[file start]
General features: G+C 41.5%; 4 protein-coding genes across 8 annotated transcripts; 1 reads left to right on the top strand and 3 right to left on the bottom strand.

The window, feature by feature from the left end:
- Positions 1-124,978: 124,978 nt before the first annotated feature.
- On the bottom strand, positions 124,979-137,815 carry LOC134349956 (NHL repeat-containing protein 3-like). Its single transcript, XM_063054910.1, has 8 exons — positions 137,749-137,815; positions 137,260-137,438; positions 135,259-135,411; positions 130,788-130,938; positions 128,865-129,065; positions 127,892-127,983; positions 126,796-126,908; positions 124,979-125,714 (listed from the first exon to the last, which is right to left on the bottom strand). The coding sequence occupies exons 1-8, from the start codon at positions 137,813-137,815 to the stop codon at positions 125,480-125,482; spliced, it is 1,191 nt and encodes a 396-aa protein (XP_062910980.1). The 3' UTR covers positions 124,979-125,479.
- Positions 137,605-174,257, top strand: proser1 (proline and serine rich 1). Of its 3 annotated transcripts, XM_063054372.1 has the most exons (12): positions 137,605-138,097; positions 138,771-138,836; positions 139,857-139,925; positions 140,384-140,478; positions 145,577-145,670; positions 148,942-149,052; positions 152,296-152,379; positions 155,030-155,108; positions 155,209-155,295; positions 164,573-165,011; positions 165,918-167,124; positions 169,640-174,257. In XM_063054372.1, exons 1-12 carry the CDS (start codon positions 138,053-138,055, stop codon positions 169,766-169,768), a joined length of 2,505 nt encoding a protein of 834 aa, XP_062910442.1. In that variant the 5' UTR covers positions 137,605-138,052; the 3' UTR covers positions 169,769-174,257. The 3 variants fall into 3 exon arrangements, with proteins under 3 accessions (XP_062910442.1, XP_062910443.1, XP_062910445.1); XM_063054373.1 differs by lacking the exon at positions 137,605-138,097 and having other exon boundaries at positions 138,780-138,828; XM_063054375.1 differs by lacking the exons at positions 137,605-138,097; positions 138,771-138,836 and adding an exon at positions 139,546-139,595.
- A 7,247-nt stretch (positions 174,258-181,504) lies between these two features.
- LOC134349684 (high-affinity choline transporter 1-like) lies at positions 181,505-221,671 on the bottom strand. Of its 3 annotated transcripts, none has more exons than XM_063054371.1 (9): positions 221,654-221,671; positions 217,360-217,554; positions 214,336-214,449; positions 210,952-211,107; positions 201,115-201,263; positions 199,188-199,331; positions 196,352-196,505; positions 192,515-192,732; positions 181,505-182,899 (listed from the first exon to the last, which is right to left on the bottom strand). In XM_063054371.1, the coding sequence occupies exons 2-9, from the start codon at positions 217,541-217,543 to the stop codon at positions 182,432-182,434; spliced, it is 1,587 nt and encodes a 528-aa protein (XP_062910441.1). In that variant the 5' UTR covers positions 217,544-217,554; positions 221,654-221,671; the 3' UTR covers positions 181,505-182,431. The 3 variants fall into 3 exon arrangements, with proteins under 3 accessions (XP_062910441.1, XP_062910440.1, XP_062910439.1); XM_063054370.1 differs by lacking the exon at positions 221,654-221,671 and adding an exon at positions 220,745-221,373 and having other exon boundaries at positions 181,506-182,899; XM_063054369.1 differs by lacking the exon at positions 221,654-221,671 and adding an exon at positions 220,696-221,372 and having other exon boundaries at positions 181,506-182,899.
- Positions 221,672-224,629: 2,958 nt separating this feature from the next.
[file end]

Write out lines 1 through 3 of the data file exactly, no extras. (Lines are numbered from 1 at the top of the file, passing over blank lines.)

General features: G+C 41.5%; 4 protein-coding genes across 8 annotated transcripts; 1 reads left to right on the top strand and 3 right to left on the bottom strand.

The window, feature by feature from the left end:
- Positions 1-124,978: 124,978 nt before the first annotated feature.